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MailTribune.com
  • Contractor discusses the blueprint for growth

  • Editor's note: This is one in a weekly series of profiles on locally owned and operated businesses in Southern Oregon.
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    • Home Grown
      Business: Bradley S. Marsh Construction
      Owner: Brad Marsh
      Phone: 541-324-4831
      Employees: One
      Email: info@bsmnow.com
      Website: bsmnow.com
      LinkedIn: www.linkedin.com/in/bsmnow/
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      Home Grown
      Business: Bradley S. Marsh Construction

      Owner: Brad Marsh

      Phone: 541-324-4831

      Employees: One

      Email: info@bsmnow.com

      Website: bsmnow.com

      LinkedIn: www.linkedin.com/in/bsmnow/
  • Editor's note: This is one in a weekly series of profiles on locally owned and operated businesses in Southern Oregon.
    What do you do and how long have you been doing it? I'm a general contractor and have been involved in the construction industry, one way or another, since 1976. In addition, I have a restoration company, Heritage Restoration, which came about because a lot of times I work on a house with a component that needs to be restored. I'm starting my ninth year doing this.
    How long have you lived in the Rogue Valley? I've been here 14 years. I'm a native Oregonian, but prior to moving here I lived in a resort area called Pequot Lakes, Minn., about 150 miles north of the Twin Cities.
    What inspired you to go into this line of work? It's what I've done all my life. If I had to nail it down to one thing, when I was 12 my father built our house in St. Helens. My brother helped, and I did whatever a 12-year-old could do. I realized then I really liked construction.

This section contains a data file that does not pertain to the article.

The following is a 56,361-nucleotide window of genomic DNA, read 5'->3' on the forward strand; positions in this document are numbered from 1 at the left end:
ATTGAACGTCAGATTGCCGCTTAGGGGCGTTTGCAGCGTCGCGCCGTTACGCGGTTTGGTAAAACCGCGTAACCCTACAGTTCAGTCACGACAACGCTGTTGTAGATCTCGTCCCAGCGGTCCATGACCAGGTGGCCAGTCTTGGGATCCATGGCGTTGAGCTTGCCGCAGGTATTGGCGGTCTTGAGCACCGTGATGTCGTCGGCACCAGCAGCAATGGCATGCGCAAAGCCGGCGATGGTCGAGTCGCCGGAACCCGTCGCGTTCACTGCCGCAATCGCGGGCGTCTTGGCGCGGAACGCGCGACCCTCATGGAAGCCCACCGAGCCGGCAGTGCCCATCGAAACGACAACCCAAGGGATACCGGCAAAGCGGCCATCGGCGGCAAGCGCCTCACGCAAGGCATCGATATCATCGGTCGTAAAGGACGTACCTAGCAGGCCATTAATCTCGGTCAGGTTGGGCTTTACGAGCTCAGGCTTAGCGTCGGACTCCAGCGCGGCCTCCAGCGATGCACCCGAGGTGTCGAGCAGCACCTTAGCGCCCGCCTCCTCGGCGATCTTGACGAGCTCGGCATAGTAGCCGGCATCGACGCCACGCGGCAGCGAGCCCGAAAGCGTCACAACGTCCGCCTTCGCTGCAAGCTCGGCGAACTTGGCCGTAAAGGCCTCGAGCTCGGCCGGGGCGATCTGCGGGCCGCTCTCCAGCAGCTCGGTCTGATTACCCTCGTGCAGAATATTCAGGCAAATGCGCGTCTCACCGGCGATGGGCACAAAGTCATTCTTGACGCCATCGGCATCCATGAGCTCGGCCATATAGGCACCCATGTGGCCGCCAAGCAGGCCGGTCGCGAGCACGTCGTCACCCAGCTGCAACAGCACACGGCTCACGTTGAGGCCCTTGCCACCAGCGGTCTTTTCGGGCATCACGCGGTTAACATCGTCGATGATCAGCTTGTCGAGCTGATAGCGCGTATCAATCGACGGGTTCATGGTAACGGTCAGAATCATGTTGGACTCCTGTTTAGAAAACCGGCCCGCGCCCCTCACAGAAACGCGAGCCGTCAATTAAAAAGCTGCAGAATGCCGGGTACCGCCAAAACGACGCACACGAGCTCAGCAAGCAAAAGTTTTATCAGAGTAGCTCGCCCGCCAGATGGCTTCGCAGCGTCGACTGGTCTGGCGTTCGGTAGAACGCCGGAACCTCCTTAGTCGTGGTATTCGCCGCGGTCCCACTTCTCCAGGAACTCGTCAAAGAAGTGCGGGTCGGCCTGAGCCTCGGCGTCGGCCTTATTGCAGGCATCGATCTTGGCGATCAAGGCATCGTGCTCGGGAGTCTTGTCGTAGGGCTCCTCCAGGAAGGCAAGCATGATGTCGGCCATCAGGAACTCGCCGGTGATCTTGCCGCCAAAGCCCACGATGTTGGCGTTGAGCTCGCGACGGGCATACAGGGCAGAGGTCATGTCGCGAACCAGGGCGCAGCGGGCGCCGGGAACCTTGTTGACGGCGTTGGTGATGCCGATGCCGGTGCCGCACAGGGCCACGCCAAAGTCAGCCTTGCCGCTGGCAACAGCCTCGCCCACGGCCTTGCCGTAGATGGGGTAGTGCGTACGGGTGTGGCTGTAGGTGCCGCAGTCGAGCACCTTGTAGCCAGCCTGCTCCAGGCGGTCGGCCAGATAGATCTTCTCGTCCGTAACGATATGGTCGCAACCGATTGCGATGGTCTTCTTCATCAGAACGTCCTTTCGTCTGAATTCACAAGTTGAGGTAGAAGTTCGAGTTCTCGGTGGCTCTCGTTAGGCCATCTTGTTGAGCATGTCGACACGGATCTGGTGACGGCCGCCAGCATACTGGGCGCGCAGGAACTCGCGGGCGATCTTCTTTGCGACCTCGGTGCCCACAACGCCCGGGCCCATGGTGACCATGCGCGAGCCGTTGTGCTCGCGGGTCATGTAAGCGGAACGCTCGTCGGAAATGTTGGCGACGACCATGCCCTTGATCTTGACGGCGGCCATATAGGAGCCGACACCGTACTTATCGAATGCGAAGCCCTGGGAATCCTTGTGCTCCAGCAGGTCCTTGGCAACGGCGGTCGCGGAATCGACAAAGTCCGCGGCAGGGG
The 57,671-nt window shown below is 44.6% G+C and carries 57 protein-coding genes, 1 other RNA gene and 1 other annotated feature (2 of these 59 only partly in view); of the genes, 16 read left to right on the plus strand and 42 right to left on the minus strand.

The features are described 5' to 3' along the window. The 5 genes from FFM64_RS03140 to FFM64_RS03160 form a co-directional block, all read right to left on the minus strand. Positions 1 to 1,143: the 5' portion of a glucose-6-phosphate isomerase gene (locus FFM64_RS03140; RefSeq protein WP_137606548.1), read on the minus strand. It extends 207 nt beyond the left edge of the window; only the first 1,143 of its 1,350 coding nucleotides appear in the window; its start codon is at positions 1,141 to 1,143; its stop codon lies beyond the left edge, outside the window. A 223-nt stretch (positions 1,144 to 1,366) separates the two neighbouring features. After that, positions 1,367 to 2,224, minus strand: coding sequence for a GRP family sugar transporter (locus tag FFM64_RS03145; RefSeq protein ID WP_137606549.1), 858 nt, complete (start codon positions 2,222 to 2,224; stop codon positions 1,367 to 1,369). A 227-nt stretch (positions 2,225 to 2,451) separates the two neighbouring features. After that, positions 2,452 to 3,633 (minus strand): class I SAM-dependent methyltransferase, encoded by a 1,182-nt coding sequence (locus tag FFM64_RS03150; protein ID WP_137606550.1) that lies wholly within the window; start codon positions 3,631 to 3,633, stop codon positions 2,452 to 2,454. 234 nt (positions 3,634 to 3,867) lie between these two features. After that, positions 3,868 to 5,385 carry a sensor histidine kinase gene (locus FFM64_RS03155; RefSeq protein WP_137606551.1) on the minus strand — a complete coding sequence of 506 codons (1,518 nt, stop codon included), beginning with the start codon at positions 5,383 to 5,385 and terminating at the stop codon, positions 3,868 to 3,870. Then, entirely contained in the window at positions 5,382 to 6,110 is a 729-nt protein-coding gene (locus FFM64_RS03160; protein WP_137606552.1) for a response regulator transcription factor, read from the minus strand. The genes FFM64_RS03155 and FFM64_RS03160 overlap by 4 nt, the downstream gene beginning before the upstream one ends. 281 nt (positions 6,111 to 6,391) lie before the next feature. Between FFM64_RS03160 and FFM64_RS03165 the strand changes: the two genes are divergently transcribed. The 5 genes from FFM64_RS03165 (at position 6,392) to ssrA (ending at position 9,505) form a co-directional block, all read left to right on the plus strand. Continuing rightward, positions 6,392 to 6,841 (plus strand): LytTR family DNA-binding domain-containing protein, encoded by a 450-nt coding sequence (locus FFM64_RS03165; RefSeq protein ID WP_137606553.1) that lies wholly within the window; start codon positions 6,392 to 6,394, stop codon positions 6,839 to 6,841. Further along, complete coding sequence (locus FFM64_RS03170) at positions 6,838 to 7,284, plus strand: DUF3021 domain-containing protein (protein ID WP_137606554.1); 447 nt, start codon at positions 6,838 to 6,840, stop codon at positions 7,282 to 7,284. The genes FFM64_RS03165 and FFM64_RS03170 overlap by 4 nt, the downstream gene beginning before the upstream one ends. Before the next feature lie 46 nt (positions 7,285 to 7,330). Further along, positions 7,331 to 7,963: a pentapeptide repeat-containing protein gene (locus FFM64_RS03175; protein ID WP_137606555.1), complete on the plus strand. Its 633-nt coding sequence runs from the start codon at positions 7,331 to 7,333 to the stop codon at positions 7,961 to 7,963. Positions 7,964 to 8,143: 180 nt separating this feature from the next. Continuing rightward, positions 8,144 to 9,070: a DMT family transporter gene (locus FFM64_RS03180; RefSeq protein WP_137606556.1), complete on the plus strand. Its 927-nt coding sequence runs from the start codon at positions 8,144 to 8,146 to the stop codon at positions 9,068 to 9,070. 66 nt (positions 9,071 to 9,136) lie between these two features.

What decision or action would you change if you could do it again? When we first moved here to the valley from Minnesota, I was finishing a degree program in computer science at SOU. I was a college student with a family, and I had to forego finishing that degree and went back to work. If I could do it over, I would have started the construction company here when I first moved here. There was a construction boom going on, and I missed a third or more of that.
    What's the toughest business decision you've made? Whether to go large or small. During the boom, my phone was ringing off the hook, and I was turning away at least a million dollars in business per year because I couldn't handle that much. The decision was between getting in over my head or to turn stuff down. In terms of quality, one of my biggest concerns is getting a call back for something I did wrong. In that vein, if you do something right to begin with, you can generally make money on a job. If you get called back, it can cost you two or three times as much as if you would have done it right in the first place. The reality is I would have gone larger if I could have found people who shared my philosophy
    Who are your competitors? Anybody with a contractor's license and a truck load of tools. In reality, contractors are put in a big lump, and clients typically work one contractor against another. If it comes down to just putting a job out to bid, I won't get the job.
    What are your goals? To grow my business. My oldest son, Zach, is finishing up his civil engineering degree at the University of Portland. I have a second son, Kyle, who is in his third year in mechanical engineering at Portland State. I want to bring them and their credentials into the company so I can take on much larger projects. As a residential contractor, I'm limited in the size of projects I can do. There are a lot of jobs I'd like to look at that I just can't right now.
    What training or education did you need? I studied construction and architectural design at Portland Community College, and prior to that I was working for different contractors. Then I was hired by Interior Construction Specialties in Victorville, Calif. We were working on Spring Valley Lake Development, a large, man-made lake in the Mojave Desert. The company built expensive homes around the lake. In 1978, they sold for $300,000. From there I came back to Portland, worked for contractors and renovated my first house in 1982.
    What's your advice for budding entrepreneurs? The most important thing is to execute, execute, execute. Action is the key to success. You can talk all you want, but sooner or later you have to hit the bricks. You can hope that things will happen, but they won't until you take massive action.
    To suggest ideas for this column, about businesses that are at least five years old, contact reporter Greg Stiles at 541-776-4463 or business@mailtribune.com
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